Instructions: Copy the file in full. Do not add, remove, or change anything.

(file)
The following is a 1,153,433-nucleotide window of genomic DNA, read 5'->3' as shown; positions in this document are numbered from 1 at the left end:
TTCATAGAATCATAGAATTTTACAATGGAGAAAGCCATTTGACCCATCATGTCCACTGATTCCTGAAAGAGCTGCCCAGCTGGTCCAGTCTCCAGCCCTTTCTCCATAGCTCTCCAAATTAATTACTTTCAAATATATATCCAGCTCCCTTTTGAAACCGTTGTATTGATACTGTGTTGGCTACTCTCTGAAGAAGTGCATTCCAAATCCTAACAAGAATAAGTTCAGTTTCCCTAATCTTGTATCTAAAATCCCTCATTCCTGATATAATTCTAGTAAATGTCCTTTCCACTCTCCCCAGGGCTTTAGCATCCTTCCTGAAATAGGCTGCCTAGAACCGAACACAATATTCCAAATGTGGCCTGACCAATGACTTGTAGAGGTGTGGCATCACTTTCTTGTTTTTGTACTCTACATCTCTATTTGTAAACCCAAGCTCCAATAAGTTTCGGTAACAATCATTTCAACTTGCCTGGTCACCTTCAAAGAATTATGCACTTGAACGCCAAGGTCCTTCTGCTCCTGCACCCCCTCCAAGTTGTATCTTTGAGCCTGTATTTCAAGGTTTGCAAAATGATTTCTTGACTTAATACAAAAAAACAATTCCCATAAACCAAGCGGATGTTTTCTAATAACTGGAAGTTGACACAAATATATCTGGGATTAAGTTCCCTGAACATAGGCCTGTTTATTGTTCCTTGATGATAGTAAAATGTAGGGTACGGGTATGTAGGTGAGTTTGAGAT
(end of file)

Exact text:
The following is a 1,153,433-nucleotide window of genomic DNA, read 5'->3' as shown; positions in this document are numbered from 1 at the left end:
TTCATAGAATCATAGAATTTTACAATGGAGAAAGCCATTTGACCCATCATGTCCACTGATTCCTGAAAGAGCTGCCCAGCTGGTCCAGTCTCCAGCCCTTTCTCCATAGCTCTCCAAATTAATTACTTTCAAATATATATCCAGCTCCCTTTTGAAACCGTTGTATTGATACTGTGTTGGCTACTCTCTGAAGAAGTGCATTCCAAATCCTAACAAGAATAAGTTCAGTTTCCCTAATCTTGTATCTAAAATCCCTCATTCCTGATATAATTCTAGTAAATGTCCTTTCCACTCTCCCCAGGGCTTTAGCATCCTTCCTGAAATAGGCTGCCTAGAACCGAACACAATATTCCAAATGTGGCCTGACCAATGACTTGTAGAGGTGTGGCATCACTTTCTTGTTTTTGTACTCTACATCTCTATTTGTAAACCCAAGCTCCAATAAGTTTCGGTAACAATCATTTCAACTTGCCTGGTCACCTTCAAAGAATTATGCACTTGAACGCCAAGGTCCTTCTGCTCCTGCACCCCCTCCAAGTTGTATCTTTGAGCCTGTATTTCAAGGTTTGCAAAATGATTTCTTGACTTAATACAAAAAAACAATTCCCATAAACCAAGCGGATGTTTTCTAATAACTGGAAGTTGACACAAATATATCTGGGATTAAGTTCCCTGAACATAGGCCTGTTTATTGTTCCTTGATGATAGTAAAATGTAGGGTACGGGTATGTAGGTGAGTTTGAGAT